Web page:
The Southwestern Historical Quarterly, Volume 33, July 1929 - April, 1930 Page: 31
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Importation of Camels by the United States Government 31
arrived in San Antonio in less than two days. While in this town,
it rained heavily, which made anything like a load in a wagon
impossible. Here was an opportunity for another test, the travel-
ling of the camel in muddy weather, which Mr. Ray immediately
Packing loads of only three hundred and twenty-five pounds on
each camel, he left for the camp. In spite of the continued rain,
the caravan reached the camp in about the same time consumed
en route to San Antonio. Even the greatest skeptics of the region
had to confess that the usefulness of the camel had been demon-
strated beyond cavil.40
As the year 1857 approached, Major Wayne began to worry about
the future disposition of the camels, for the election of a new
President in 1856 meant that Jefferson Davis would terminate his
connection with the War Department in March, 1857, and that
Wayne himself would probably be transferred elsewhere. In a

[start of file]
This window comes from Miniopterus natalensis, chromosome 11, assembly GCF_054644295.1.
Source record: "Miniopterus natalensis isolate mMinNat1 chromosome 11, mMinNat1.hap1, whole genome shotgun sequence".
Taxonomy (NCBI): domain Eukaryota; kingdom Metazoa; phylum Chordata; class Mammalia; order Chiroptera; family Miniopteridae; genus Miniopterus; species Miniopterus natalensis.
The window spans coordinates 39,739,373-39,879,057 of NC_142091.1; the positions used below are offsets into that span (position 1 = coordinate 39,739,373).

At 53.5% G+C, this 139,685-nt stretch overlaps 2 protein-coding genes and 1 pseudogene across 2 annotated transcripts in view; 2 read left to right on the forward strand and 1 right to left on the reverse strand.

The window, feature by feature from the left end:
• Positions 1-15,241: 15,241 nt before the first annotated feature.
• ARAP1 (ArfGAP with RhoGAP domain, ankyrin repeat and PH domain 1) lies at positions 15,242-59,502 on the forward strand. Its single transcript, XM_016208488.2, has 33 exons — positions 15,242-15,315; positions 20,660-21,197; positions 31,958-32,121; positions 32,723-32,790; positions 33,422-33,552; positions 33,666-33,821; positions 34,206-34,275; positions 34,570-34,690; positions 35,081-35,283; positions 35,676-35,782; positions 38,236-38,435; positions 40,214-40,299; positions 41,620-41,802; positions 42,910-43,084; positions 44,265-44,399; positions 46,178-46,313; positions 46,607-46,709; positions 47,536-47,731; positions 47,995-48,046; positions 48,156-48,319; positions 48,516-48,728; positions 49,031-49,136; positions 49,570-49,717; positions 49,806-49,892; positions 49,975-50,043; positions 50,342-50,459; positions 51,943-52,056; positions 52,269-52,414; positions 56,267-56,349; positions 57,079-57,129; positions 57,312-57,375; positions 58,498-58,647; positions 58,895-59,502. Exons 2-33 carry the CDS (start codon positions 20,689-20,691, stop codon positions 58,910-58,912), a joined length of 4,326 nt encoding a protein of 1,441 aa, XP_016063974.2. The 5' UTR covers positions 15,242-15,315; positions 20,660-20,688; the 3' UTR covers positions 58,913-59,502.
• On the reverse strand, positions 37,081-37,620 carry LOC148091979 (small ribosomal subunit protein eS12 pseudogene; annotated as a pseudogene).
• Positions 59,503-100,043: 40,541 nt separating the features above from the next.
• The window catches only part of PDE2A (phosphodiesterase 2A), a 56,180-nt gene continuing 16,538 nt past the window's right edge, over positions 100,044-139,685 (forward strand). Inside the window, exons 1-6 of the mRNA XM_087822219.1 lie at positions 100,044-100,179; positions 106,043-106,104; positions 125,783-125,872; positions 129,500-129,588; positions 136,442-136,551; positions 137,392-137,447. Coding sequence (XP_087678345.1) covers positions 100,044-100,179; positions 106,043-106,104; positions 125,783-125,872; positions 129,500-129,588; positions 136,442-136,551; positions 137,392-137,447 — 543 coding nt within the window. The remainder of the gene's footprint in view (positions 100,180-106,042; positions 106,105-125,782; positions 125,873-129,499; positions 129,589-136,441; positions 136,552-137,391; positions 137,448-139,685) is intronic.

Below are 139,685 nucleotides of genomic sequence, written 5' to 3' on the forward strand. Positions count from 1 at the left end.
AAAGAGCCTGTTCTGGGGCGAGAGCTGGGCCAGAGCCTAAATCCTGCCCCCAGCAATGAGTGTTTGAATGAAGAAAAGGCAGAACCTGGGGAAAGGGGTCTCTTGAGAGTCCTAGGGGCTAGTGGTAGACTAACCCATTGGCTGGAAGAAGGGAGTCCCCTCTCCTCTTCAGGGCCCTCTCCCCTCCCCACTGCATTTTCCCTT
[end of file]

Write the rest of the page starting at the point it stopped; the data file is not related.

communication from Camp Verde to Davis, dated December 4,
1856,41 Wayne pointed out that the camels must be left in charge
of some military officers who would be sympathetic toward the
experiment. Said Wayne: "The experiment, to be fairly deter-
mined, will require time, five or six years at least; and as this is
an important military point, and will be so for ten years to come,
the presence of troops here for the length of time necessary to
demonstrate the experiment may be regarded as a certainty. . . .
The usefulness of the camel for all military purposes, and its
economy, I hold to be fully shown already, though they have
necessarily been handled with extreme care. Their condition is
excellent. Their acclimation I regard as certain . . . and in six
weeks more they will have passed the severity of winter." Further-
more, Wayne recommended that the camels be kept at Camp Verde
and that the entire camp be managed on the basis of strict military
One element of discord was always to be encountered in the form
of "doubting Thomases" in Texas and elsewhere who opposed what
they termed the "novelty" of the camel experiment and who felt
that the animals were useless. There was only one way in which
' Report, 159-160. Wayne to Davis, Camp Verde, November 5, 1856.
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Texas State Historical Association. The Southwestern Historical Quarterly, Volume 33, July 1929 - April, 1930, periodical, 1930; Austin, Texas. (texashistory.unt.edu/ark:/67531/metapth101090/m1/39/: accessed August 17, 2017), University of North Texas Libraries, The Portal to Texas History, texashistory.unt.edu; crediting Texas State Historical Association.